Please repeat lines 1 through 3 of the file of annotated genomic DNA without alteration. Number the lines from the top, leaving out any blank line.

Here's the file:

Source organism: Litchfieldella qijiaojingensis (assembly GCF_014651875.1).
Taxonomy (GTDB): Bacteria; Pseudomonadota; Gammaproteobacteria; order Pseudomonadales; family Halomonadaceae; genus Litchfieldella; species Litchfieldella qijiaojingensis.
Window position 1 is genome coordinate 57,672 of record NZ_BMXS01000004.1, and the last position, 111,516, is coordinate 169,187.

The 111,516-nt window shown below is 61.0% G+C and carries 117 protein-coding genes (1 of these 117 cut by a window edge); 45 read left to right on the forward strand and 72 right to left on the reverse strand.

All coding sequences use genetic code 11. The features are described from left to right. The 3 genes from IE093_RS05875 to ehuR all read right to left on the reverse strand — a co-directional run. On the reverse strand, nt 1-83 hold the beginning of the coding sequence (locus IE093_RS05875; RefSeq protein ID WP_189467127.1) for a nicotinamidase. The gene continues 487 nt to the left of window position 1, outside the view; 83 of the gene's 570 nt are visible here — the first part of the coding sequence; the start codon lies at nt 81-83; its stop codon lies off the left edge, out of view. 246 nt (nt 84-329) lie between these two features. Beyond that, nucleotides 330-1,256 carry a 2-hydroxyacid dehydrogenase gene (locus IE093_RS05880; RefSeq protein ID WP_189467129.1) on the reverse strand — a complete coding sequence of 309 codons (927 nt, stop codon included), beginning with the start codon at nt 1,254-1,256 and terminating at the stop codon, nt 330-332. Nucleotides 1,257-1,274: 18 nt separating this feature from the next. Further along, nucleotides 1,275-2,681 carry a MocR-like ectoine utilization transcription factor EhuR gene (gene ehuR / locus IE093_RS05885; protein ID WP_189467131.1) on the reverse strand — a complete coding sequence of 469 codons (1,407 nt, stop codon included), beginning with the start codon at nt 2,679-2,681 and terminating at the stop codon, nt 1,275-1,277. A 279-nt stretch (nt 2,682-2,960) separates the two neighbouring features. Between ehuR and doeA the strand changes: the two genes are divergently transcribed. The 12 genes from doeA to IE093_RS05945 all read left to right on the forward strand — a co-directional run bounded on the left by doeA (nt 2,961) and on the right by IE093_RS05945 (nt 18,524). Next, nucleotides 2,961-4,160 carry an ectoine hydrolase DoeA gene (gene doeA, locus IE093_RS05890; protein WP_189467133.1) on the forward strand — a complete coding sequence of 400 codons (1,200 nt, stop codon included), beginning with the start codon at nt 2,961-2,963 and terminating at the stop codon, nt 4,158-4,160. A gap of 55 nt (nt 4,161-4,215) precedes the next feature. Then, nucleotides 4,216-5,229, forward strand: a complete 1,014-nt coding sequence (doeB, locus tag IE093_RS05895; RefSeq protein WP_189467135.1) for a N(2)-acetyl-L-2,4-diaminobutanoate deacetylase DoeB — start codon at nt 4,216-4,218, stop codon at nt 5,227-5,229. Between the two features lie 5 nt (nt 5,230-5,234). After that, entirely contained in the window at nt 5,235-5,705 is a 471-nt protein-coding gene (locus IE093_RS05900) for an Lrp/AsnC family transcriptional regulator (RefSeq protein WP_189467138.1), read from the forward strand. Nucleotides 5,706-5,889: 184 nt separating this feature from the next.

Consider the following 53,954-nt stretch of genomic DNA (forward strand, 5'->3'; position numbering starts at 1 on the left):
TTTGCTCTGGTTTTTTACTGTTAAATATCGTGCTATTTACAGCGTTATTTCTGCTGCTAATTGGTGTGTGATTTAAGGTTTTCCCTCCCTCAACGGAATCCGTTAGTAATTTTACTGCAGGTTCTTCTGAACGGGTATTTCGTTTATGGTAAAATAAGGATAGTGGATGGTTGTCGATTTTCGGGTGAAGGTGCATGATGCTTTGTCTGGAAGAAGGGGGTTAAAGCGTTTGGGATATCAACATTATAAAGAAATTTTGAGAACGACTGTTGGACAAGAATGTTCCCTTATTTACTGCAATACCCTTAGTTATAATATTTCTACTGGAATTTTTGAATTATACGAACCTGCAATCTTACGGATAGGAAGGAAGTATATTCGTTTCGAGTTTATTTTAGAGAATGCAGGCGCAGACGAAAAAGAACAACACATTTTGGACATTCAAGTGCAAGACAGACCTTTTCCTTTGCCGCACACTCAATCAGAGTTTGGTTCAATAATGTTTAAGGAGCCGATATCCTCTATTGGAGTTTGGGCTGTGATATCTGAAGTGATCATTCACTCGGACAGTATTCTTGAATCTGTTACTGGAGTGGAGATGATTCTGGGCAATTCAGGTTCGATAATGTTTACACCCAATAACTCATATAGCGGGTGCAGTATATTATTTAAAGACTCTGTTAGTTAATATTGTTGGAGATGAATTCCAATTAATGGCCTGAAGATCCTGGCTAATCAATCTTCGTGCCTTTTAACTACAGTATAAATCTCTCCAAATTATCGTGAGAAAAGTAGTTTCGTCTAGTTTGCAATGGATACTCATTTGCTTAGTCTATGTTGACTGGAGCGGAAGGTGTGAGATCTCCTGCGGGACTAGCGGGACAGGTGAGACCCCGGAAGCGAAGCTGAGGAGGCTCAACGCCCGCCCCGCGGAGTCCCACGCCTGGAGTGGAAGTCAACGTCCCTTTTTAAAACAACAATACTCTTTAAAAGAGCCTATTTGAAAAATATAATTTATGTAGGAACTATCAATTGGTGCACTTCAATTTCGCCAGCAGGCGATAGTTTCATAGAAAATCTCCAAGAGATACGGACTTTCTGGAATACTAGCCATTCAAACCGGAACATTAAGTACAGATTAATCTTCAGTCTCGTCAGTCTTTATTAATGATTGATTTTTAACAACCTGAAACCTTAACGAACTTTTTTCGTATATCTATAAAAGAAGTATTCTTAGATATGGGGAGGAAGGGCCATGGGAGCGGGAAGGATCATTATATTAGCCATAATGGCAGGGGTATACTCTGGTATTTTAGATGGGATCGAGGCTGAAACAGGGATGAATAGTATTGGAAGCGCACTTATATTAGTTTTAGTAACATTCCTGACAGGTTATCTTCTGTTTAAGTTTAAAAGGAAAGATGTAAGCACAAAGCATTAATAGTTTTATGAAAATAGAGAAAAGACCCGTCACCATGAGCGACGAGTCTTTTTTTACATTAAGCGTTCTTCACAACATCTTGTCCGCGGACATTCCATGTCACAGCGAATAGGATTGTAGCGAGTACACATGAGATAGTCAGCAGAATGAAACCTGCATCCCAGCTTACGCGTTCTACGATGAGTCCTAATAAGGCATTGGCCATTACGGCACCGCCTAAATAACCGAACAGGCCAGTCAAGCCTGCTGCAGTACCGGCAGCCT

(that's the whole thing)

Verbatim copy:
Source organism: Litchfieldella qijiaojingensis (assembly GCF_014651875.1).
Taxonomy (GTDB): Bacteria; Pseudomonadota; Gammaproteobacteria; order Pseudomonadales; family Halomonadaceae; genus Litchfieldella; species Litchfieldella qijiaojingensis.
Window position 1 is genome coordinate 57,672 of record NZ_BMXS01000004.1, and the last position, 111,516, is coordinate 169,187.